Integrated Approach

Our overall approach is integrated across scales, methods, and research effort (Fig. 7). Our results are comparable across the network because we use standardized protocols. At a minimum at all TWGCRN research nodes, we use ground-based recorders to monitor sounds amphibians, birds, humans, and other sources make at individual wetlands (extensive study sites). We measure additional variables at sites studied more intensively from the ground, including water level, air and water temperature, precipitation, water quality, the presence of pathogens, and vegetation structure to varying extents.

Installing water-level and water-temperature loggers in a Minnesota wetland. Courtesy of the U.S. Fish and Wildlife Service.While collecting data from the ground, we also are using data collected via an array of satellite sensors to assess landscape conditions, such as snow and ice cover, characteristics of vegetation green-up, primary productivity, the degree of dryness and standing water, land cover, and effective habitat connectivity, either within 2500-km2 blocks centered on network nodes or across the entire breadth of the network for some variables. Comparing data collected from satellite sensors with data collected from the ground (Fig. 8) at extensively studied sites allows us to describe seasonal biotic and abiotic landscape conditions relative to seasonal calling phenology, occupancy, species diversity, and entire soundscapes at wetlands within (for example, Fig. 9) and across research nodes (for example, Fig. 10). Comparing satellite and ground-collected data at intensively studied sites enables us to provide more details regarding relationships among biotic and abiotic variables across scales, as illustrated in comparisons between the 2008 (relatively wet) and 2009 (drought; Fig. 11) breeding seasons for some of the sites in the St. Croix National Scenic Riverway node (Figs. 12a-d).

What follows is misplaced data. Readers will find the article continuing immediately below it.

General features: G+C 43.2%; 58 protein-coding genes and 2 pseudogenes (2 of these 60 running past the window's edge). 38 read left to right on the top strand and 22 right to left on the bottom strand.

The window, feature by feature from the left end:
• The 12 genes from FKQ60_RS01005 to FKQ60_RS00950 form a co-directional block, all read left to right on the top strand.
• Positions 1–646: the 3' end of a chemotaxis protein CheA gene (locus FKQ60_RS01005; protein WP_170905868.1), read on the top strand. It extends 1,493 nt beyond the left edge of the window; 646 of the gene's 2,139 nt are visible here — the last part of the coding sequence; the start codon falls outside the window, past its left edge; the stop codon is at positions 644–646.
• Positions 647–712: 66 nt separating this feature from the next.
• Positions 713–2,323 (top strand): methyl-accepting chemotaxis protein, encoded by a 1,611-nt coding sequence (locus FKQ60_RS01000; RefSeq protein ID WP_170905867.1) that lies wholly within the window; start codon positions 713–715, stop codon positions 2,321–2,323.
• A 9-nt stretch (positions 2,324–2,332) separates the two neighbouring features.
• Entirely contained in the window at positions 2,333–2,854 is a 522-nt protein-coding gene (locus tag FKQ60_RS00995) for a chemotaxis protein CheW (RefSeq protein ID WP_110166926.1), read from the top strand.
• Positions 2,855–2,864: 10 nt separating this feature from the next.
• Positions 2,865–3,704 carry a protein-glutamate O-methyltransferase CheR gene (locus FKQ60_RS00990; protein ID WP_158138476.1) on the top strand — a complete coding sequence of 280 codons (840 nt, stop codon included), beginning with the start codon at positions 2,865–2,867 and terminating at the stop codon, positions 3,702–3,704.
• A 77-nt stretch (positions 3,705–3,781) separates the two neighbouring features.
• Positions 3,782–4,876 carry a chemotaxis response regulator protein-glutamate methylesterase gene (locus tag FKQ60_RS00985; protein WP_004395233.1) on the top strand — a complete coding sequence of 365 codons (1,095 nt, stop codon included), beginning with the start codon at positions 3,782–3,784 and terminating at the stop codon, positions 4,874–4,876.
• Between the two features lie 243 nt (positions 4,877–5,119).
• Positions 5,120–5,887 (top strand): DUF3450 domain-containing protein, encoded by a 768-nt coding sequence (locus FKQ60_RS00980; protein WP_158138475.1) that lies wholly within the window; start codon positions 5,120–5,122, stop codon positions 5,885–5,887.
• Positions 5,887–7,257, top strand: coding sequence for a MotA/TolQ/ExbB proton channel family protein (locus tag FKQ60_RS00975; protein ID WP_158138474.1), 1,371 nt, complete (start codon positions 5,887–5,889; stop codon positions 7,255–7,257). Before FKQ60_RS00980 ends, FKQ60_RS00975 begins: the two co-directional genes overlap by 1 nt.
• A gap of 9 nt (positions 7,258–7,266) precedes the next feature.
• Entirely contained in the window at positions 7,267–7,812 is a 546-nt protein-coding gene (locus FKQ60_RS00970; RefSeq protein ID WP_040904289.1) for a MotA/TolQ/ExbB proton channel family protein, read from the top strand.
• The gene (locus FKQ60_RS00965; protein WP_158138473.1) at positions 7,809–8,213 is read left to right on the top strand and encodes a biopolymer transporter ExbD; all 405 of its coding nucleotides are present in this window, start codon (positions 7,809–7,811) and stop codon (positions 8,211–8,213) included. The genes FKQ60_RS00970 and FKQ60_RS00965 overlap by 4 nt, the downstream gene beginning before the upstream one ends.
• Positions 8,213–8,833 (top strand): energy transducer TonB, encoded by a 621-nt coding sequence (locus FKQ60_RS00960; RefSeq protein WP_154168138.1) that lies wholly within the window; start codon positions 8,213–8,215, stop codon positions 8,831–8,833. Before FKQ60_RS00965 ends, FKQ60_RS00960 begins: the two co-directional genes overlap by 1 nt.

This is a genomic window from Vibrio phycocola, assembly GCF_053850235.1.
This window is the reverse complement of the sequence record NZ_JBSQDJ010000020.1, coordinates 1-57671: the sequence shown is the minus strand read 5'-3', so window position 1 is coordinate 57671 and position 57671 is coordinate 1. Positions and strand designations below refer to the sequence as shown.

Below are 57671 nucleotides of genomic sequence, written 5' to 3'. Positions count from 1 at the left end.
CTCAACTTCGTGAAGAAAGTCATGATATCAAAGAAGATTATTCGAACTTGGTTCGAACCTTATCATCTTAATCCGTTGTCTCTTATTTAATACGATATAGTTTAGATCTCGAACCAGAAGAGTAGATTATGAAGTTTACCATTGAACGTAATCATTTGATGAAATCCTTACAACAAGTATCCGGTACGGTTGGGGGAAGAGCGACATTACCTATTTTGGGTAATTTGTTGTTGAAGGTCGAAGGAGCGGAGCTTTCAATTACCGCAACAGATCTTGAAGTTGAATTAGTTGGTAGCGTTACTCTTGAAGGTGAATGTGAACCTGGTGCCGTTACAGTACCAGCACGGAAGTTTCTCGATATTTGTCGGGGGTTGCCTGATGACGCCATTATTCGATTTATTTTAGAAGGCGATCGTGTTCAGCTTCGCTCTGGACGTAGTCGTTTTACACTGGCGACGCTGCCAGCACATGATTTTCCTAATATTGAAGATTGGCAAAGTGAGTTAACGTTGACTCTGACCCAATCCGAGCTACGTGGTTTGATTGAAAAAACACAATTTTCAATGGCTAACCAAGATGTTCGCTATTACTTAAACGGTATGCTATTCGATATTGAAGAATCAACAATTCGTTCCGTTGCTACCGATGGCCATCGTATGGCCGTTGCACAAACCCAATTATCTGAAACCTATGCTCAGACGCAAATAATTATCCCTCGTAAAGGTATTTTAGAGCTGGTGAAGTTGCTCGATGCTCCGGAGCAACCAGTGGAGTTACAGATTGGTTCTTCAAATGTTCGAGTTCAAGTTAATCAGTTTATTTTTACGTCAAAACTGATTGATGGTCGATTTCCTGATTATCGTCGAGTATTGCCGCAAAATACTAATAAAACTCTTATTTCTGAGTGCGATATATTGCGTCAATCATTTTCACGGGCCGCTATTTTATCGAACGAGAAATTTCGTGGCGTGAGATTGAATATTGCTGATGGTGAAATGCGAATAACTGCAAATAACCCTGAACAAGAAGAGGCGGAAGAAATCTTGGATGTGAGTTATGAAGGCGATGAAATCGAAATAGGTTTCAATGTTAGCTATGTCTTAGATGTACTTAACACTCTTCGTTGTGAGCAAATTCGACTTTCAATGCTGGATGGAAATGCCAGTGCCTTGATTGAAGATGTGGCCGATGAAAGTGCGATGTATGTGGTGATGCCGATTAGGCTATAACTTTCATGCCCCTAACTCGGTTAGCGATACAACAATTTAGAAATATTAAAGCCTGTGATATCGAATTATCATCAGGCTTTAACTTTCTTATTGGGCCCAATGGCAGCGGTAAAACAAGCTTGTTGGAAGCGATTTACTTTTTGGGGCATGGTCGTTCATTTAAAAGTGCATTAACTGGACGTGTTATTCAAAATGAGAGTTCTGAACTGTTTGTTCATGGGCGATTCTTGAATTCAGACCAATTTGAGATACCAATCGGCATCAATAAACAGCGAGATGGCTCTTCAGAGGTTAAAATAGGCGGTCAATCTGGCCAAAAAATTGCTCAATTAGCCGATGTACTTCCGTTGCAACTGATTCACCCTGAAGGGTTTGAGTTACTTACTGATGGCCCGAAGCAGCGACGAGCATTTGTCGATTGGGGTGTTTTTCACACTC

As part of this work, TWGCRN scientists have been testing and applying sophisticated, new tools and integrating them with more established technologies. These tools include applications of data from satellite-borne radar sensors to assess changes in vegetation and surface water (Fig. 13), digital recorders to monitor amphibian and bird calls and other sounds at field sites (Figs. 8, 12d), new software and approaches to analyze recordings (Fig. 12d), and advanced data-integration and visualization techniques (Figs. 12d, 14).